Rajoy faces regional elections in Galicia and the Basque country, and may try to postpone any decision on ECB funding until after they are over. Meanwhile, the economy is sliding deeper into recession, with unemployment above 25%. In the first half of this year around €220bn flowed out of Spain’s banks, equivalent of about a fifth of GDP. Even with support for the banks from the EFSF funds (up to €100bn) the Spanish government may face a funding crisis in the next few months.

In fact, while support was agreed in principle, several eurozone governments (including Germany) are now raising objections. This support, they say, has to be part of the establishment of an EU banking union – but there is already a conflict over this. As so often in the eurozone, lifeboats launched with a fanfare of trumpets run aground even before they can leave the harbour.

In Portugal, meanwhile, hundreds of thousands of demonstrators took to the streets (15 September) in the country’s biggest ever anti-austerity protest. This upsurge of activity was triggered by a move to increase workers’ social security contributions – while cutting the bosses’ by the same amount.

Hundreds of thousands took to the streets in Portugal, 15 September 2012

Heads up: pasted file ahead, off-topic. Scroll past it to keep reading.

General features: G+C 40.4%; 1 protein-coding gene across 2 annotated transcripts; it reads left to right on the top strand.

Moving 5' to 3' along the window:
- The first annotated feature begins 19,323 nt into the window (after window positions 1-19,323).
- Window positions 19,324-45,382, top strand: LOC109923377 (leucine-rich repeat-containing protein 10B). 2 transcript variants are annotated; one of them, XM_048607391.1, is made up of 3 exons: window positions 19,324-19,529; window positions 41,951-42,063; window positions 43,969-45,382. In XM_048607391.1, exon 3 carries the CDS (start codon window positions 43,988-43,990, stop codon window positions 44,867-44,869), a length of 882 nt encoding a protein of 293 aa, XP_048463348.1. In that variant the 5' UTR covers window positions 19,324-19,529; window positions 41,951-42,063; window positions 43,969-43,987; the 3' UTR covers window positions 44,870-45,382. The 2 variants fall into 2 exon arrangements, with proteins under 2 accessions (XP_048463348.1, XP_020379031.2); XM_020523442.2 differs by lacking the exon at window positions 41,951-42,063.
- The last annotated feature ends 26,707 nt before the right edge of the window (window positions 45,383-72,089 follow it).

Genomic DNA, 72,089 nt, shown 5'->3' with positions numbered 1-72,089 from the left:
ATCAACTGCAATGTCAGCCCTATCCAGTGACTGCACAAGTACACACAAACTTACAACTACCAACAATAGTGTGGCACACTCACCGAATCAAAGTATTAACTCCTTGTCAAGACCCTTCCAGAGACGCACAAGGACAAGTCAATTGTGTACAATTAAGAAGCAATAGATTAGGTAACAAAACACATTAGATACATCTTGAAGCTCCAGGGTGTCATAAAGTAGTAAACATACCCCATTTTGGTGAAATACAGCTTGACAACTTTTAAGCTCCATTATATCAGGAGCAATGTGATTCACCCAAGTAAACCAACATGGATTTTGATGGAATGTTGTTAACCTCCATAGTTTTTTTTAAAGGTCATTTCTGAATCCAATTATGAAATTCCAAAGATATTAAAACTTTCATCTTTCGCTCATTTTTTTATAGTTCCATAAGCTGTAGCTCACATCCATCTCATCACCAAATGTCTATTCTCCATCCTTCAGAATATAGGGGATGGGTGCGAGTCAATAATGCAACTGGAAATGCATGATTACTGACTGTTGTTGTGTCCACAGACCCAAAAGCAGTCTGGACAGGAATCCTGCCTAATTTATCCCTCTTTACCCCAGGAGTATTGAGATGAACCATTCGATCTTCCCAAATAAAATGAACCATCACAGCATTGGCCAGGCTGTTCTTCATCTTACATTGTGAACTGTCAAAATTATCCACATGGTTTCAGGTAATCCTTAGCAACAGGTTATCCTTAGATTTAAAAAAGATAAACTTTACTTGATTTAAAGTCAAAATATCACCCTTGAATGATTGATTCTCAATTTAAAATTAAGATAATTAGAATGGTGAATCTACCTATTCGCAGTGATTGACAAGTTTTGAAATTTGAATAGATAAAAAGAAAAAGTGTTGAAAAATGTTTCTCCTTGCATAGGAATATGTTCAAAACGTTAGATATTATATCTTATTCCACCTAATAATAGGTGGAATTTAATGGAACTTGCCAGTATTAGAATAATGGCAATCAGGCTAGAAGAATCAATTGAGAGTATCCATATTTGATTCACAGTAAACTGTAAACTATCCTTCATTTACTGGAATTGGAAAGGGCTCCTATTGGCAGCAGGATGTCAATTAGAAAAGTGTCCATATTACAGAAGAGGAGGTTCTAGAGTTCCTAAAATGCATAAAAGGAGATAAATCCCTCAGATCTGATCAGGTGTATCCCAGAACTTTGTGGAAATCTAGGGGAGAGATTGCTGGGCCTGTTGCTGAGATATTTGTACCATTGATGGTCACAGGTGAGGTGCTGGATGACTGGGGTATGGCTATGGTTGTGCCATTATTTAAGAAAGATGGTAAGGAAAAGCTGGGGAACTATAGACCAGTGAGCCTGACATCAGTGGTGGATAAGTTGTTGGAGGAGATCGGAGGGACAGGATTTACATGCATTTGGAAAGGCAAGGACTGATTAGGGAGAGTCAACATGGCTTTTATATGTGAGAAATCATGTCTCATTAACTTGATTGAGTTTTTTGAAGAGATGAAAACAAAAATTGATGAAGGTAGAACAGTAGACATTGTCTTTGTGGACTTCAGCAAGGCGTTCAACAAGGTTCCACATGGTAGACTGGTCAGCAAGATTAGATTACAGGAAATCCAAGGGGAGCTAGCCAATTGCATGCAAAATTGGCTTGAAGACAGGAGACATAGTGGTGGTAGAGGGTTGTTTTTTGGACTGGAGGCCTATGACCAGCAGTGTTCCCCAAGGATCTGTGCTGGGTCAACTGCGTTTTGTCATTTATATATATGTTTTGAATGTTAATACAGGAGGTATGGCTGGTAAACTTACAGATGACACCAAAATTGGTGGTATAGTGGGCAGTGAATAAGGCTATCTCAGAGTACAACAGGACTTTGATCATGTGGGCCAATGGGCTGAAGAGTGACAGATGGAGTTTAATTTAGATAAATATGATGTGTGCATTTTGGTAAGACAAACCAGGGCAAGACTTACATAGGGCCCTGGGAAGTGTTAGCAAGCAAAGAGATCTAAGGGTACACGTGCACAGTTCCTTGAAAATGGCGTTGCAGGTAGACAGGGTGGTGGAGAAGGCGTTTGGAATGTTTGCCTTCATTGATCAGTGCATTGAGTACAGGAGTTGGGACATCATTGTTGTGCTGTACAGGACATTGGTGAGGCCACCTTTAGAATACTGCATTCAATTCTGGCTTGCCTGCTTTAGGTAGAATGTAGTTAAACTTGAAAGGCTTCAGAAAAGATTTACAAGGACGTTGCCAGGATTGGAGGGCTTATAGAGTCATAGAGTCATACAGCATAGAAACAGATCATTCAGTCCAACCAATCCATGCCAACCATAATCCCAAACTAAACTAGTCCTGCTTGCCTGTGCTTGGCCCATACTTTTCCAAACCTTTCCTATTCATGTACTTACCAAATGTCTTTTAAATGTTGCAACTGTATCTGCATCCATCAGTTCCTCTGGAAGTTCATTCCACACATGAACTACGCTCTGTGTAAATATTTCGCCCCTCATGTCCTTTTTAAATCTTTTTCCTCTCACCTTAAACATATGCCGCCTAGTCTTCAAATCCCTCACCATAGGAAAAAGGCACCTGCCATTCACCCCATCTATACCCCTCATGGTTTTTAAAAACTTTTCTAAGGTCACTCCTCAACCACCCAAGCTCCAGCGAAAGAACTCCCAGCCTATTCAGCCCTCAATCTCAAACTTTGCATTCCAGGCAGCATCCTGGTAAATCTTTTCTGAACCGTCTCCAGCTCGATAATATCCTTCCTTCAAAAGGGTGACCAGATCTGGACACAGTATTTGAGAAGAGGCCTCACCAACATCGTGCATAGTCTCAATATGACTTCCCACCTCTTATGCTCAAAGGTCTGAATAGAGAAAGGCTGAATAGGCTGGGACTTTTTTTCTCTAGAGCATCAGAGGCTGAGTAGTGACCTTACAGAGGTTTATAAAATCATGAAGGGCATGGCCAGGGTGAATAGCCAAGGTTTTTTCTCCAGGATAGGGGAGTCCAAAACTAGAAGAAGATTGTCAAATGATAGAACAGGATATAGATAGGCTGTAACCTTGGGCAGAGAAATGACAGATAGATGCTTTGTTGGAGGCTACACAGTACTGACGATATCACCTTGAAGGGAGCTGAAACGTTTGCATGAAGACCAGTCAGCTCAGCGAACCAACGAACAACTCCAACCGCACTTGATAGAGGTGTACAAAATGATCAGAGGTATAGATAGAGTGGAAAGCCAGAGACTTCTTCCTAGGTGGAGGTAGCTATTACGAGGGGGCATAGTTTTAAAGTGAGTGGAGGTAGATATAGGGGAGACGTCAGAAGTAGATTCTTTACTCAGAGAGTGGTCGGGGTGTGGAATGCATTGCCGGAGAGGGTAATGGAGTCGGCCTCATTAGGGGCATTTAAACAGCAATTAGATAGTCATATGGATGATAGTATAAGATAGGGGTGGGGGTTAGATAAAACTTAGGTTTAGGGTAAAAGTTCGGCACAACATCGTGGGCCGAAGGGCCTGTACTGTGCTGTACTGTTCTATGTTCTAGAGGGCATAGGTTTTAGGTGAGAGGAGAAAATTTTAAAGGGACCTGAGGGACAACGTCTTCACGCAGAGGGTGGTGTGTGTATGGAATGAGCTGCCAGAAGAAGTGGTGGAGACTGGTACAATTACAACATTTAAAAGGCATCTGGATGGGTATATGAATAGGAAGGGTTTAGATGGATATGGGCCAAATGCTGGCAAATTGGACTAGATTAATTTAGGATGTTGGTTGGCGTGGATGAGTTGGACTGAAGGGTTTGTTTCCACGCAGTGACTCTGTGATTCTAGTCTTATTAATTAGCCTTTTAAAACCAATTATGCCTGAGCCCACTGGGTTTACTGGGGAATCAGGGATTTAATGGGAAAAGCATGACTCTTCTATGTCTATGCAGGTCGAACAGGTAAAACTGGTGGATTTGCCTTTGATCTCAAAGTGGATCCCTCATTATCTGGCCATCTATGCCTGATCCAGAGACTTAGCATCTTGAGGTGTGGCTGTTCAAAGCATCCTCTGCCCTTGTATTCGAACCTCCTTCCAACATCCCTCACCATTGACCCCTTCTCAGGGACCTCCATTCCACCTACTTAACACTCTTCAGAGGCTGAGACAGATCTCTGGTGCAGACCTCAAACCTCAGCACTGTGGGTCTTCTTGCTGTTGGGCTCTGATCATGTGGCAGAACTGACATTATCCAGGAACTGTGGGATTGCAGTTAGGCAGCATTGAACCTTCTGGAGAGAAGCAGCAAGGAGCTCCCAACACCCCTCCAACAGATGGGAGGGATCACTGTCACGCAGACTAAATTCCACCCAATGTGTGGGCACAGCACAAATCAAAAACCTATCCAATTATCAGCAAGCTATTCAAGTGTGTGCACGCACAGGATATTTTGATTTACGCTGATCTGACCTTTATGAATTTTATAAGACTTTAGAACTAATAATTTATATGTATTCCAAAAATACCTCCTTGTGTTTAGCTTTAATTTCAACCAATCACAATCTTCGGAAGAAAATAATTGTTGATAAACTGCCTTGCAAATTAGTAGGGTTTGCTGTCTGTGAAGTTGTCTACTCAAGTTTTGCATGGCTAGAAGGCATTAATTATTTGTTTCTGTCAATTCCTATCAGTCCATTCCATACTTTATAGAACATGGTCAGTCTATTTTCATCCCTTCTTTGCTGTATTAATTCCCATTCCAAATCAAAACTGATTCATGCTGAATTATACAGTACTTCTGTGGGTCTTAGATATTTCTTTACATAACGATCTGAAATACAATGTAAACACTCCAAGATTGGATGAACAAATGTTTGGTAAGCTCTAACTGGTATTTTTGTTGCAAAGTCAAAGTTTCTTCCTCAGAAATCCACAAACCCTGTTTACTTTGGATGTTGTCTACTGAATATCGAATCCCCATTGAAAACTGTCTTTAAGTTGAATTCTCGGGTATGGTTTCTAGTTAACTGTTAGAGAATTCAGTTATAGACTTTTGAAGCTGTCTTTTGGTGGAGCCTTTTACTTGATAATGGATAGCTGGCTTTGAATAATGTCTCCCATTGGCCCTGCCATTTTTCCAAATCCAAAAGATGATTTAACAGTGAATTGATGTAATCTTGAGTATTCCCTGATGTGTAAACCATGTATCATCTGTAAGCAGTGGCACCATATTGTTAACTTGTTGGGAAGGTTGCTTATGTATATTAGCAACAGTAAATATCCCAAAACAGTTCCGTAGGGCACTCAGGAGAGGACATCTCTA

Preparing for a Greek exit

MERKEL HAS RECENTLY launched a ‘charm offensive’ in an effort to repair relations with Greece, sending one of her junior ministers, Hans-Joachim Fuchtel, as an emissary. His message was that the German government empathised with the plight of the Greek people. Moreover, the Greek prime minister, Antonis Samaras, was invited to Berlin, where Merkel proclaimed that she wanted Greece to stay in the euro: “We will do what it takes to solve the problem in Greece”. At the same time, however, the parliamentary leader of Merkel’s party, the CDU, Volker Kauder, proclaimed that a Greek exit “would not be a problem for the euro” because sufficient measures were in place to prevent contagion spreading to other weak economies in the eurozone. (International Herald Tribune, 25 August) Moreover, there is no relaxation of Germany’s demand for further, savage austerity measures (currently, the troika are demanding another €13.5bn of cuts as the price for the €173bn bail-out package).